Tighter lending rules cause slowdown in mortgage approvals
Some 13,000 fewer home loans were approved in April than in January when there were 76,251. Between March and April approvals fell by 6 per cent.
Richard Sexton, director of e.surv, said tough new affordability tests implemented by lenders last month as part of the Mortgage Market Review (MMR) have “temporarily slowed lending in the market”.
“Borrowers must now prove that they can withstand potential interest rate rises up to 7 per cent, as well as answering a host of detailed questions about future finances,” he said.
“But the slowdown has also come from the supply side. Lenders have invested time training staff and implementing lengthier advisory meetings, which has capped their capacity to process applications. It has led to an interim lending lull.”
MMR was not the only regulation putting the brakes on lending, according to Sexton.
The Bank of England is increasing stress testing of the top eight lenders, to make certain they can withstand a 35 per cent fall in house prices – making them more resilient to any future financial problems.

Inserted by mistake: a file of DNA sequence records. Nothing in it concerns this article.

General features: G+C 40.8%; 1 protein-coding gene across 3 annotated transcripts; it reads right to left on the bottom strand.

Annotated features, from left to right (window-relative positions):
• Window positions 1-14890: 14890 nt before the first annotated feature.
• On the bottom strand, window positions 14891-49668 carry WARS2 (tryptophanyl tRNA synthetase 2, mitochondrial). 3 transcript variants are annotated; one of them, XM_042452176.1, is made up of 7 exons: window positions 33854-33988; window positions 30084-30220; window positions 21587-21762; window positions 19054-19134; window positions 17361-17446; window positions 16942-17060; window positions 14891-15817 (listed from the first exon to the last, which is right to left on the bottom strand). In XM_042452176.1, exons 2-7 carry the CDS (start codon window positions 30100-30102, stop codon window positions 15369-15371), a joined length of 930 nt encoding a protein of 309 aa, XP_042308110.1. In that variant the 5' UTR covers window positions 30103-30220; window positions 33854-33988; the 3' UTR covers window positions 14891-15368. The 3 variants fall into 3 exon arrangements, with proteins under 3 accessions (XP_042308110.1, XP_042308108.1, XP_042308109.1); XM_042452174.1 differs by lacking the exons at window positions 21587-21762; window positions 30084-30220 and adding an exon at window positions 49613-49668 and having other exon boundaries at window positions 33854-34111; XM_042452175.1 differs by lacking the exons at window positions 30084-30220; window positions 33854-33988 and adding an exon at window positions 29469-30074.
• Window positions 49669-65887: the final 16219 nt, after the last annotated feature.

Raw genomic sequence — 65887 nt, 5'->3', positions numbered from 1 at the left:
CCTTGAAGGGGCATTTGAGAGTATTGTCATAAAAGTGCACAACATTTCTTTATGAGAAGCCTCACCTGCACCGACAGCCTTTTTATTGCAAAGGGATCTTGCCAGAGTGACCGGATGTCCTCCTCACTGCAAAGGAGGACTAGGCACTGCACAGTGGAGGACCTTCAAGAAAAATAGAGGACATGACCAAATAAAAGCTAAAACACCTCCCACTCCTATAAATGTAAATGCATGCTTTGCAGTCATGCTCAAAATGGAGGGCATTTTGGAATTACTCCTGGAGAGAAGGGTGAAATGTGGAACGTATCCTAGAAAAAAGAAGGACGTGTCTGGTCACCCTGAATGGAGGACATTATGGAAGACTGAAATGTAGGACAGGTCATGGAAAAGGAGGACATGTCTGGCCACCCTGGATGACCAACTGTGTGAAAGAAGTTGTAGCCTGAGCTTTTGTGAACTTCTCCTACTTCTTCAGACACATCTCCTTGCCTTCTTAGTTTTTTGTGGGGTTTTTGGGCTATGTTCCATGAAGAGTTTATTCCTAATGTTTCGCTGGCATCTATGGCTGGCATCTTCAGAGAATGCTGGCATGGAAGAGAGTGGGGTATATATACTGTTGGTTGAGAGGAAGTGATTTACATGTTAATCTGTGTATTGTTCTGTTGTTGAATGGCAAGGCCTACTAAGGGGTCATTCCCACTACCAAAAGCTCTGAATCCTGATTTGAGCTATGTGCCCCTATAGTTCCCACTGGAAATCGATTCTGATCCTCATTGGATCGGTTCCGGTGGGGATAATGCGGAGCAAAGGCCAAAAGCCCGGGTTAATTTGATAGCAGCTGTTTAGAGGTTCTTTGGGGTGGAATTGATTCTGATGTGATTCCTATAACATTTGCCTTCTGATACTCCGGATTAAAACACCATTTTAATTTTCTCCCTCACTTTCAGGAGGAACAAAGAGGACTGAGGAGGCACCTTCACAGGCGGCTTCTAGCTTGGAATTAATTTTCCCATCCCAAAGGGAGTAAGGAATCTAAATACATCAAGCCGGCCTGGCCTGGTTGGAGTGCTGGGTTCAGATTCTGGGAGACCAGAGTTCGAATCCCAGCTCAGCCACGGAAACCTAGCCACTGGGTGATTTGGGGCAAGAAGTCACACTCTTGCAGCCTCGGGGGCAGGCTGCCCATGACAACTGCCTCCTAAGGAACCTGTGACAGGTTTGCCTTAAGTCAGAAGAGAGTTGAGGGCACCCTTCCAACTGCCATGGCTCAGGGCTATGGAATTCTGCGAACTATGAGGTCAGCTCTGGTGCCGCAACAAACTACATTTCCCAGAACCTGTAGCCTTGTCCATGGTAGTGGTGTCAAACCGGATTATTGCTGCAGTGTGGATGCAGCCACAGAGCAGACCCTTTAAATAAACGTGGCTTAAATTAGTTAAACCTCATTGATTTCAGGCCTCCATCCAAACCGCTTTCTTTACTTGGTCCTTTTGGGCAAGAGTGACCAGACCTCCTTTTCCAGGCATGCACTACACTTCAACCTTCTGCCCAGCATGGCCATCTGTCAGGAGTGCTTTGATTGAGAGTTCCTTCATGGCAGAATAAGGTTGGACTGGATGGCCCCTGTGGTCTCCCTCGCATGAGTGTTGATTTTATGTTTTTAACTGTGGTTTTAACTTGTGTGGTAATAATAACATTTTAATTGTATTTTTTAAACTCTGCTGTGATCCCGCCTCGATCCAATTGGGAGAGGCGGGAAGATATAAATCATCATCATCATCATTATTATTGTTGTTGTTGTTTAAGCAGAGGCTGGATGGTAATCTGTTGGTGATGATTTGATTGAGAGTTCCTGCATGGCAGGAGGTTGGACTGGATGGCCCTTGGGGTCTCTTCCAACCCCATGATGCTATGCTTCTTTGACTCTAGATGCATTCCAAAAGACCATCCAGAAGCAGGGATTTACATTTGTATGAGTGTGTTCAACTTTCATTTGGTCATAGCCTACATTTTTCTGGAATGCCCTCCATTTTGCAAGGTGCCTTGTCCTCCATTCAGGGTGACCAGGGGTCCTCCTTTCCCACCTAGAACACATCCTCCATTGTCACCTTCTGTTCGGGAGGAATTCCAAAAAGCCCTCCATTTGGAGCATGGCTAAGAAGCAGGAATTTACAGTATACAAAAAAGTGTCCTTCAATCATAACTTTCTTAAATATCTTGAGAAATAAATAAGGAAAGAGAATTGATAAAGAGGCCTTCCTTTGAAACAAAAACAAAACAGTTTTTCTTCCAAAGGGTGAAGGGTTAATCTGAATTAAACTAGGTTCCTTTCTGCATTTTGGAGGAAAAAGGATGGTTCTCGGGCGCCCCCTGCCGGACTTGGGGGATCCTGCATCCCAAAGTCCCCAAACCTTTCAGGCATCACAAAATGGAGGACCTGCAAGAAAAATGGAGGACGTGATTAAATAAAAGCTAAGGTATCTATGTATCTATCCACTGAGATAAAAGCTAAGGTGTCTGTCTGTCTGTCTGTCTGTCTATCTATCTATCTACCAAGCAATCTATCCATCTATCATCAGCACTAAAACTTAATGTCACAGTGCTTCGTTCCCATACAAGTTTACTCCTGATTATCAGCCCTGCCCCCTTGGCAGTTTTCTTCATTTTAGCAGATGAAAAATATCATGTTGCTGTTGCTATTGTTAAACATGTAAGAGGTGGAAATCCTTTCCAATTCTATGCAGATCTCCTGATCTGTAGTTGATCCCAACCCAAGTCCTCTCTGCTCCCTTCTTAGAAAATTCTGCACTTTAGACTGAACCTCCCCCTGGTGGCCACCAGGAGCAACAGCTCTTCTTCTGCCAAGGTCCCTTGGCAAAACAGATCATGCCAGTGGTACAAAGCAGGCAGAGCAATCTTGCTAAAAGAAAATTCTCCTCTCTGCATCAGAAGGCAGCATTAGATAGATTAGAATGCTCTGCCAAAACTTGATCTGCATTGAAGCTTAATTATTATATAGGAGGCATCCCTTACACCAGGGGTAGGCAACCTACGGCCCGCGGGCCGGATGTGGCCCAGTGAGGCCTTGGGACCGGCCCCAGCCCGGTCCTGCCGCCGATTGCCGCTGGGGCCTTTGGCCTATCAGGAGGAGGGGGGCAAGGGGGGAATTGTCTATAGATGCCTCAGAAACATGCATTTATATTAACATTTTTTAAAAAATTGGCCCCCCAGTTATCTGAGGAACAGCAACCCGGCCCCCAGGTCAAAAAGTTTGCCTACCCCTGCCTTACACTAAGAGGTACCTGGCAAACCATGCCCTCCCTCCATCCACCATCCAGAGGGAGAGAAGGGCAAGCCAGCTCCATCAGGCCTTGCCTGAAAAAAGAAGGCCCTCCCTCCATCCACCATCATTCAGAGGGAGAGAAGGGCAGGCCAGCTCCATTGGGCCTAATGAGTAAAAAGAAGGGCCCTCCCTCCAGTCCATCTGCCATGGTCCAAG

“That means banks will need to build capital buffers, which may result in a further lending slowdown in the short-term,” Sexton said.
High loan-to-value mortgage deals have continued to perform well allowing first-time buyers with small deposits greater access to the property market.
Loans to borrowers with a deposit of 15 per cent or less increased by 48 per cent year-on-year to 9,412.
The number of first-time buyers reached a pre-recession high in March, according to the latest First-Time Buyer Tracker from LSL Property Services.
There were 31,400 first-time buyer sales in March, the highest since August 2007, as the average first-time buyer deposit fell 10 per cent in a year.
Help to Buy has been one initiative driving forward the number of first-time buyers.
In its opening year, there were just under 20,000 loans to home-owners using the equity loan part of the scheme, 87.5 per cent of which were to first-time buyers, according to the Department for Communities and Local Government (DCLG).
But Sexton said the lack of homes coming to the market was holding back lending and creating a shortage of choice for prospective buyers.